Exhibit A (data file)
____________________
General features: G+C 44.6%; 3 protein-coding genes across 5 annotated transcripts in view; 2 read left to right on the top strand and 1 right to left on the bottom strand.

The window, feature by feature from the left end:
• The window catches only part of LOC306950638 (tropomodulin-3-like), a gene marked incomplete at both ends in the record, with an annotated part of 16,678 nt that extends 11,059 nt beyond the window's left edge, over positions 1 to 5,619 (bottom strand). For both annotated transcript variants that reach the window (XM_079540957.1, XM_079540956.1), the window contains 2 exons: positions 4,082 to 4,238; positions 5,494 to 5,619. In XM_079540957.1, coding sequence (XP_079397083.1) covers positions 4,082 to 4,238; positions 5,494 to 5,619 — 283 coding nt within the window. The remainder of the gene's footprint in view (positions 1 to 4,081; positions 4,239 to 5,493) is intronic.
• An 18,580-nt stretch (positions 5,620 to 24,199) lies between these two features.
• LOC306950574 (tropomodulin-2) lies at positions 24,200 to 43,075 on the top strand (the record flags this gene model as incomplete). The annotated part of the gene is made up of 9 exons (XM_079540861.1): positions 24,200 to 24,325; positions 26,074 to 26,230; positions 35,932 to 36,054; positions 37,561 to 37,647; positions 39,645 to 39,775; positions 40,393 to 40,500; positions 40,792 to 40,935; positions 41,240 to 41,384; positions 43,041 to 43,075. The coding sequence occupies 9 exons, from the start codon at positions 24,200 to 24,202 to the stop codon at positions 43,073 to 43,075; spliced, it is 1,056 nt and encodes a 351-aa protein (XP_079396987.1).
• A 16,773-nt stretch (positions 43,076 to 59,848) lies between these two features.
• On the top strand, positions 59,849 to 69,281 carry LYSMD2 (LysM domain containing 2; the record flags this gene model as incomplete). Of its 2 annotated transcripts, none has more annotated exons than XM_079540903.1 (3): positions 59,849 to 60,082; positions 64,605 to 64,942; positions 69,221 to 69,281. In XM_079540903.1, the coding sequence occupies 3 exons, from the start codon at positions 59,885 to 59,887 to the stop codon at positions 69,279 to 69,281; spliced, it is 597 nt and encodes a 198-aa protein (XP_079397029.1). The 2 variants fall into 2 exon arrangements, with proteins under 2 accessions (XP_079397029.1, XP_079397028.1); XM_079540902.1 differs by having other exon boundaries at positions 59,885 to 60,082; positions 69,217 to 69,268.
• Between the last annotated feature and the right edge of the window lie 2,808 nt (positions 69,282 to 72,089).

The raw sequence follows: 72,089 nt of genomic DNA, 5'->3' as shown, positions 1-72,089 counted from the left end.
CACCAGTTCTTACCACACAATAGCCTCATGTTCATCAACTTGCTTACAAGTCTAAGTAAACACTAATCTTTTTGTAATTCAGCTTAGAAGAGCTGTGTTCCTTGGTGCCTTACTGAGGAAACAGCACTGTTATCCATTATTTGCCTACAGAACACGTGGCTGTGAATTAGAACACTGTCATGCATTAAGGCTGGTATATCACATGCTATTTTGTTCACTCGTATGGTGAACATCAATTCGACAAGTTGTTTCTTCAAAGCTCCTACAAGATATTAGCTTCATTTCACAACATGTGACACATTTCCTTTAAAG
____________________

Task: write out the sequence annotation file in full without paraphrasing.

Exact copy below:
General features: G+C 44.6%; 3 protein-coding genes across 5 annotated transcripts in view; 2 read left to right on the top strand and 1 right to left on the bottom strand.

The window, feature by feature from the left end:
• The window catches only part of LOC306950638 (tropomodulin-3-like), a gene marked incomplete at both ends in the record, with an annotated part of 16,678 nt that extends 11,059 nt beyond the window's left edge, over positions 1 to 5,619 (bottom strand). For both annotated transcript variants that reach the window (XM_079540957.1, XM_079540956.1), the window contains 2 exons: positions 4,082 to 4,238; positions 5,494 to 5,619. In XM_079540957.1, coding sequence (XP_079397083.1) covers positions 4,082 to 4,238; positions 5,494 to 5,619 — 283 coding nt within the window. The remainder of the gene's footprint in view (positions 1 to 4,081; positions 4,239 to 5,493) is intronic.
• An 18,580-nt stretch (positions 5,620 to 24,199) lies between these two features.
• LOC306950574 (tropomodulin-2) lies at positions 24,200 to 43,075 on the top strand (the record flags this gene model as incomplete). The annotated part of the gene is made up of 9 exons (XM_079540861.1): positions 24,200 to 24,325; positions 26,074 to 26,230; positions 35,932 to 36,054; positions 37,561 to 37,647; positions 39,645 to 39,775; positions 40,393 to 40,500; positions 40,792 to 40,935; positions 41,240 to 41,384; positions 43,041 to 43,075. The coding sequence occupies 9 exons, from the start codon at positions 24,200 to 24,202 to the stop codon at positions 43,073 to 43,075; spliced, it is 1,056 nt and encodes a 351-aa protein (XP_079396987.1).
• A 16,773-nt stretch (positions 43,076 to 59,848) lies between these two features.
• On the top strand, positions 59,849 to 69,281 carry LYSMD2 (LysM domain containing 2; the record flags this gene model as incomplete). Of its 2 annotated transcripts, none has more annotated exons than XM_079540903.1 (3): positions 59,849 to 60,082; positions 64,605 to 64,942; positions 69,221 to 69,281. In XM_079540903.1, the coding sequence occupies 3 exons, from the start codon at positions 59,885 to 59,887 to the stop codon at positions 69,279 to 69,281; spliced, it is 597 nt and encodes a 198-aa protein (XP_079397029.1). The 2 variants fall into 2 exon arrangements, with proteins under 2 accessions (XP_079397029.1, XP_079397028.1); XM_079540902.1 differs by having other exon boundaries at positions 59,885 to 60,082; positions 69,217 to 69,268.
• Between the last annotated feature and the right edge of the window lie 2,808 nt (positions 69,282 to 72,089).

The raw sequence follows: 72,089 nt of genomic DNA, 5'->3' as shown, positions 1-72,089 counted from the left end.
CACCAGTTCTTACCACACAATAGCCTCATGTTCATCAACTTGCTTACAAGTCTAAGTAAACACTAATCTTTTTGTAATTCAGCTTAGAAGAGCTGTGTTCCTTGGTGCCTTACTGAGGAAACAGCACTGTTATCCATTATTTGCCTACAGAACACGTGGCTGTGAATTAGAACACTGTCATGCATTAAGGCTGGTATATCACATGCTATTTTGTTCACTCGTATGGTGAACATCAATTCGACAAGTTGTTTCTTCAAAGCTCCTACAAGATATTAGCTTCATTTCACAACATGTGACACATTTCCTTTAAAG